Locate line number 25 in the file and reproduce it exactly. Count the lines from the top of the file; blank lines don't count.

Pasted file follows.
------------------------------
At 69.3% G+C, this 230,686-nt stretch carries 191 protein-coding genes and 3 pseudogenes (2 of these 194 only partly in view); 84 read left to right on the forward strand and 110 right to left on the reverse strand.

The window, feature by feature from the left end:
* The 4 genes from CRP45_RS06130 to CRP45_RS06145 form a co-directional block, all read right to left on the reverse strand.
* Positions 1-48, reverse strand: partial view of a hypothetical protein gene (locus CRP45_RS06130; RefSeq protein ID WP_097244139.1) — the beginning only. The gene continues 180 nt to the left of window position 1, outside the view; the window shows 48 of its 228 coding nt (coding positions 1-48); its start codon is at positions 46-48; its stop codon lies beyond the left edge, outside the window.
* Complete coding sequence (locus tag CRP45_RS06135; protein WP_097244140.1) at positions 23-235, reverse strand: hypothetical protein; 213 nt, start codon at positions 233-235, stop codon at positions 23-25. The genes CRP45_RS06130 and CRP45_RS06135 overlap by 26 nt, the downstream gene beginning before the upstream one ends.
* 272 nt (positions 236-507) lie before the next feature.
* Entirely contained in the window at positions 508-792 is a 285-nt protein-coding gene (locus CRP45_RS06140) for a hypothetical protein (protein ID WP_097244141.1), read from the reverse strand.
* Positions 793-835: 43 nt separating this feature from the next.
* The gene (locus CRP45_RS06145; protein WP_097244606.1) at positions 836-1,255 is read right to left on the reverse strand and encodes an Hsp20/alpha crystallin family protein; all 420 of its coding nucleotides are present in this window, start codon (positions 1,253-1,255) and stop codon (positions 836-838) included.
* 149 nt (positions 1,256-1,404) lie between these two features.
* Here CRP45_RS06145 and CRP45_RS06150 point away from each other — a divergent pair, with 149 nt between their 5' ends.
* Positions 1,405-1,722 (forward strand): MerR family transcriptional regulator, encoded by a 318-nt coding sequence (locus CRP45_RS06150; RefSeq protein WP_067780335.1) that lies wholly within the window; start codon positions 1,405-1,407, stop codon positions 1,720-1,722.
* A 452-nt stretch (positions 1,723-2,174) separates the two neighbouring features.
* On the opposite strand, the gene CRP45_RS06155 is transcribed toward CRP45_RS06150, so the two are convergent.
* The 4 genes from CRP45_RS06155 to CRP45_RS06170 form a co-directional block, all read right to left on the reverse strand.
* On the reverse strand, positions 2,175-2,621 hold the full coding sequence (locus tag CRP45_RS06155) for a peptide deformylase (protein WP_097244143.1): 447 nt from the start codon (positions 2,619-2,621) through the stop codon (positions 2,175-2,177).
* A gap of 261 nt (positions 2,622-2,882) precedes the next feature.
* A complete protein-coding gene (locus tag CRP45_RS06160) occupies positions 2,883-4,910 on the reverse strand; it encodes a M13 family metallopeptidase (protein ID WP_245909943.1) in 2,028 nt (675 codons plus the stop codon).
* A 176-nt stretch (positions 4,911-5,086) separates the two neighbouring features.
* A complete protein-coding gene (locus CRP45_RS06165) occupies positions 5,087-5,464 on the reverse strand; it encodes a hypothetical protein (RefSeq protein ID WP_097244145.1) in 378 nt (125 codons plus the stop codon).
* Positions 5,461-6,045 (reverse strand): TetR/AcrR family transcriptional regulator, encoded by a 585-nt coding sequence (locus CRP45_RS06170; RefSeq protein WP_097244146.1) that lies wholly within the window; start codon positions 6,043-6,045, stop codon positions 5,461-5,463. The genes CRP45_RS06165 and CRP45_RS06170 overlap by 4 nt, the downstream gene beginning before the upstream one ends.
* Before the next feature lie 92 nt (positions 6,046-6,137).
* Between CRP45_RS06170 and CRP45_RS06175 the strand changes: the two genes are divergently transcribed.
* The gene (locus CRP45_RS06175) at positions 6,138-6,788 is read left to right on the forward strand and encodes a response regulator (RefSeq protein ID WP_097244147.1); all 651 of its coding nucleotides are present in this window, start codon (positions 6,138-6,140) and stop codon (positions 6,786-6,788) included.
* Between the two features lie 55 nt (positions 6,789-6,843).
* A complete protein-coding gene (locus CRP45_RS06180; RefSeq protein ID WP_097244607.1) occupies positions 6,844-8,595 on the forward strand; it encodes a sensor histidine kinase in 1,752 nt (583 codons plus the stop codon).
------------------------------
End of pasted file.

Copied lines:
* Between the two features lie 55 nt (positions 6,789-6,843).